Welfarist approach: Individual utility determines well-being (Lack of) well-being expressed in the level of income, consumption, assets, etc. Monetary measures Non-welfarist point of view: Other aspects determine well-being, such as ownership of commodities, fulfillment of basic needs, access to basic services, being socially included…. Lack of capabilities to function Rational consumer theory states that everybody makes the choice that provides the highest utility. The welfarist approach assumes that hhs have preferences and they are expressed in what they consume (food or health?) and that this choice gives them the highest utility they can possibly achieve. As such money is a good representation of welfare. No value attached to the choices made by the household. It also assumes that everything can be bought/consumed. Shows immediately shortcomings of purely welfarist approach. – choices made by household may not be wise; intra-household distribution? Accessibility of services? Only works if all choices are available. But also in non-welfarist approach and capability approach, command over commodities as an instrument to increase well-being still important.

21 Most common approaches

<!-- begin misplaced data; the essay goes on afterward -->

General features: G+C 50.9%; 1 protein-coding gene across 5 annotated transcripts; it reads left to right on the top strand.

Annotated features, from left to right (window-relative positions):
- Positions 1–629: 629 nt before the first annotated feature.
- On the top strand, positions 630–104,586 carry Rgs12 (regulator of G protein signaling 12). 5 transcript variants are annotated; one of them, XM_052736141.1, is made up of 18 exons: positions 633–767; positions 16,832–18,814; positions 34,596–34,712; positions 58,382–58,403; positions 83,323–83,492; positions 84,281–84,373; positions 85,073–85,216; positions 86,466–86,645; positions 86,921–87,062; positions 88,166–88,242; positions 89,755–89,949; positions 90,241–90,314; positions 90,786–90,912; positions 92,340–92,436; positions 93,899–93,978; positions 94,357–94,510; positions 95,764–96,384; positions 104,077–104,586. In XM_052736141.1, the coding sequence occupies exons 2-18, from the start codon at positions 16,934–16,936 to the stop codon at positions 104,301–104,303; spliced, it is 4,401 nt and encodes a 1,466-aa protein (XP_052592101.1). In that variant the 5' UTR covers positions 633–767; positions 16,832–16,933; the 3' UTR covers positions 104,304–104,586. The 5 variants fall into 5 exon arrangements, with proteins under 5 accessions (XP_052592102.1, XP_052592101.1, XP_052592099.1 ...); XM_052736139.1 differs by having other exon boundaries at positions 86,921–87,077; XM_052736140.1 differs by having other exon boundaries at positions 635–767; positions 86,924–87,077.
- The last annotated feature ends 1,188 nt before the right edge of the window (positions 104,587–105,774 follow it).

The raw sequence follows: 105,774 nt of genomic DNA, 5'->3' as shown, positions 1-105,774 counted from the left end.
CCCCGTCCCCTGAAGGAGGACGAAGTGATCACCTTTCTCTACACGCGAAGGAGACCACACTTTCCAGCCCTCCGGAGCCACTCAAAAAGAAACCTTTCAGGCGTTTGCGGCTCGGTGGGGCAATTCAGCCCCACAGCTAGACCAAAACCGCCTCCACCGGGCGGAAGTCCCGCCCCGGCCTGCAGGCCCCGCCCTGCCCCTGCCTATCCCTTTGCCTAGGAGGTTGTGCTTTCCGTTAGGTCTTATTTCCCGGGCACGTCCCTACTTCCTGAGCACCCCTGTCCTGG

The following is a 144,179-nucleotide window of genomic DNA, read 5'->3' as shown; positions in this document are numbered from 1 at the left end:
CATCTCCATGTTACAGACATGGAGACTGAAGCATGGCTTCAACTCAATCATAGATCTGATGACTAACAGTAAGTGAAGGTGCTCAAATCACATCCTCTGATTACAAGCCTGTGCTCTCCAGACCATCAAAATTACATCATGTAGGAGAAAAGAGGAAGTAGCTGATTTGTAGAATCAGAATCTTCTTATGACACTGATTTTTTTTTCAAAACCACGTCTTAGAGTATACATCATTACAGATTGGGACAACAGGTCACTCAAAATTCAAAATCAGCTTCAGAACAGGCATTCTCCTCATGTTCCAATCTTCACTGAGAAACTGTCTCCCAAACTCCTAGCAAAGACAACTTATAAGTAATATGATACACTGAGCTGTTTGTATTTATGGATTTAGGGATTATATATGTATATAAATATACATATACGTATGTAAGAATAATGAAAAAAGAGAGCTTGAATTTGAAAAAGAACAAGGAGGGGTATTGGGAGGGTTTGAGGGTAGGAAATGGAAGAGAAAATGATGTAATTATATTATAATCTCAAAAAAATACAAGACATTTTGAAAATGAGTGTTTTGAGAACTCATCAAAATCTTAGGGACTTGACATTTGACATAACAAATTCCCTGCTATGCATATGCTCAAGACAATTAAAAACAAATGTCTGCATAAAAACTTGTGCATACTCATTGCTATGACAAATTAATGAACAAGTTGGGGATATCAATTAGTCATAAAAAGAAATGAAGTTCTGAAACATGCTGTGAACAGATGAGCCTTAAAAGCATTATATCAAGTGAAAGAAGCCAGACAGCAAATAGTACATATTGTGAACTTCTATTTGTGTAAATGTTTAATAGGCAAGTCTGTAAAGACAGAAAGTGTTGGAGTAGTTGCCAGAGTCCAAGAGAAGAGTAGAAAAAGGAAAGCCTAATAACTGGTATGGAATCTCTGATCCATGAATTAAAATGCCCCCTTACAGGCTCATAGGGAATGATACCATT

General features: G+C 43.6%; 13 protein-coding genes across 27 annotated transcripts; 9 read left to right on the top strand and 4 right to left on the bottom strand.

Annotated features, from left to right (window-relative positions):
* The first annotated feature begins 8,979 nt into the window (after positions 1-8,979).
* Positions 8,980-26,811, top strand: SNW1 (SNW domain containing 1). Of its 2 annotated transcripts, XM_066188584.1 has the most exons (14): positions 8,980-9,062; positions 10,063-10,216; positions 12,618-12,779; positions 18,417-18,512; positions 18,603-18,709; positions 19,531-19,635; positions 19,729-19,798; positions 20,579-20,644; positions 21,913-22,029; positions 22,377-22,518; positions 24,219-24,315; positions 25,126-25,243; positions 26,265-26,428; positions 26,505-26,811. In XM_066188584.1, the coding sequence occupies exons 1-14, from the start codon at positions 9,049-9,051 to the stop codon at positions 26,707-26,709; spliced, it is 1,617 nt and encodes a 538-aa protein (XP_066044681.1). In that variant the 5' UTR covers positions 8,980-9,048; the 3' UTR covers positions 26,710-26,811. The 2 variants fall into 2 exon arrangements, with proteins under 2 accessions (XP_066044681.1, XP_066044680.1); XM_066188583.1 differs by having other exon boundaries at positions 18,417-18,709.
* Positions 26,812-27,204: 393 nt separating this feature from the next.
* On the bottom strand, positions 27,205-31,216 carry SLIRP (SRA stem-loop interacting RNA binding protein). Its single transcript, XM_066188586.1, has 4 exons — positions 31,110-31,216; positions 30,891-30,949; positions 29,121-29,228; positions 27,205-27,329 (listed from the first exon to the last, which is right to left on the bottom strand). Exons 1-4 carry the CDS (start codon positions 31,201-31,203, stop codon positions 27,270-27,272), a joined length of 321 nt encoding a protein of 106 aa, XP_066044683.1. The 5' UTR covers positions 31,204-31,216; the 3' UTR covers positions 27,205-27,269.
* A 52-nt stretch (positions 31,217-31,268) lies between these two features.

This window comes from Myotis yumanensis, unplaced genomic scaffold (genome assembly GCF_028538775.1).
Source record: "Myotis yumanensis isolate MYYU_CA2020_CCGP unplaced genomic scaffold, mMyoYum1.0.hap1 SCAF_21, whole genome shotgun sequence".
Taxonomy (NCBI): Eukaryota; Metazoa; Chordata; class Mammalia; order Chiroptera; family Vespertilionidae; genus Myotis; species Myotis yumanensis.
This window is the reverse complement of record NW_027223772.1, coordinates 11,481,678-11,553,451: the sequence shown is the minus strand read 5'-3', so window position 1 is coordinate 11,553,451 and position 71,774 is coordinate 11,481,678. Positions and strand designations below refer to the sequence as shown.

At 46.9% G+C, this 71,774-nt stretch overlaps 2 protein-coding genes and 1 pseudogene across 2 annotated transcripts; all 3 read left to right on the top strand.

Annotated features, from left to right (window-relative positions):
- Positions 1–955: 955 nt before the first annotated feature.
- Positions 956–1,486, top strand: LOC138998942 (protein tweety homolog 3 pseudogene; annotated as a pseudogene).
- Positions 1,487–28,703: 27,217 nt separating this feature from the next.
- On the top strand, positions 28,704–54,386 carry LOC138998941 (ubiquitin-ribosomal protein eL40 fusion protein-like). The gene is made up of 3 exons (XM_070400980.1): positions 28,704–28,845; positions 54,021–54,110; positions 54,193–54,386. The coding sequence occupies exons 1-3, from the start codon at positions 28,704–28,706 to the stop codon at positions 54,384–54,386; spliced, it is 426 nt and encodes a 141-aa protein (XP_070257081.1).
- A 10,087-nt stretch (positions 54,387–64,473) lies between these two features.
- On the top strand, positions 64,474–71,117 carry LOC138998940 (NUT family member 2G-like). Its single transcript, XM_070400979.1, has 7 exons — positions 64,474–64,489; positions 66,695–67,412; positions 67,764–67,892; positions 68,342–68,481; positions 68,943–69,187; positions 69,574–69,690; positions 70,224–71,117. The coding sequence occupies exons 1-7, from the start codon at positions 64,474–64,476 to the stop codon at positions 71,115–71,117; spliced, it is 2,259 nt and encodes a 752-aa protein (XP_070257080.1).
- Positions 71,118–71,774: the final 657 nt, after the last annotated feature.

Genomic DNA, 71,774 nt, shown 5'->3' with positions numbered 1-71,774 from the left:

Monetary poverty (income, consumption, expenditure, assets, …) Capability approach (coined by A. Sen) Social exclusion (think ‘EU’) Vulnerability (origin in disaster-risk-reduction) Monetary poverty: one-dimensional (although, implicitly multi-dimensional) Other approaches: multi-dimensional Monetary poverty: Still most common approach used for policy evaluation and poverty assessments Development away from simple income or consumption based concept to more sophisticated and complex concepts. Income may not enough to describe poverty. Poverty can materialize in other aspects, such as basic needs not covered, lack of access to education, health and other public services, relative deprivation, etc. Non-monetary measures gained ground over time. Why then, after all, are still most poverty assessments based on a monetary measure? All agree that poverty is multidimensional phenomenon, but many of the non-monetary concepts are difficult to be measured and valued. Monetary poverty: Concept/idea: welfarist approach where monetary status reflects a household’s utility level and preferences Economic welfare: goods and services consumed by household Straightforward, easy to interpret, may not capture well-being when markets do not function properly Capability approach: Term coined by Amartya Sen The capability approach argues that individuals are poor if they do not have the freedom to achieve their goals of well being and they are vulnerable when this lack of freedom persists over time (Sen 1999). ‘Utility’ and other commodity based formulations as a metric of welfare are rejected ‘Well-being’ means ‘being well’: ‘… value of living standards lies in the living and not in the possession of commodities…’ (Sen, 1987) Poverty is seen as a failure to achieve certain basic capabilities Basic capabilities: ‘the ability to satisfy certain crucially important functionings’ (Sen, 1993) An individual’s state of being can be viewed as a vector of functionings; i.e. achieved outcomes that determine life and living. These functionings are attained by utilising resources over which individuals have legal ownership rights, what Sen (1981) called entitlements. Measuring capabilities is difficult, since capabilities represent a set of potential outcomes In practice: focus on functionings (e.g. life expectancy, literacy, nutrition levels…)  very close basic needs approach